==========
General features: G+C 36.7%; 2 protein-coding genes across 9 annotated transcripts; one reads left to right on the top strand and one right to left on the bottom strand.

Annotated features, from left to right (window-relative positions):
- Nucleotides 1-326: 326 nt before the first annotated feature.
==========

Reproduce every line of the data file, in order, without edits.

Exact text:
General features: G+C 36.7%; 2 protein-coding genes across 9 annotated transcripts; one reads left to right on the top strand and one right to left on the bottom strand.

Annotated features, from left to right (window-relative positions):
- Nucleotides 1-326: 326 nt before the first annotated feature.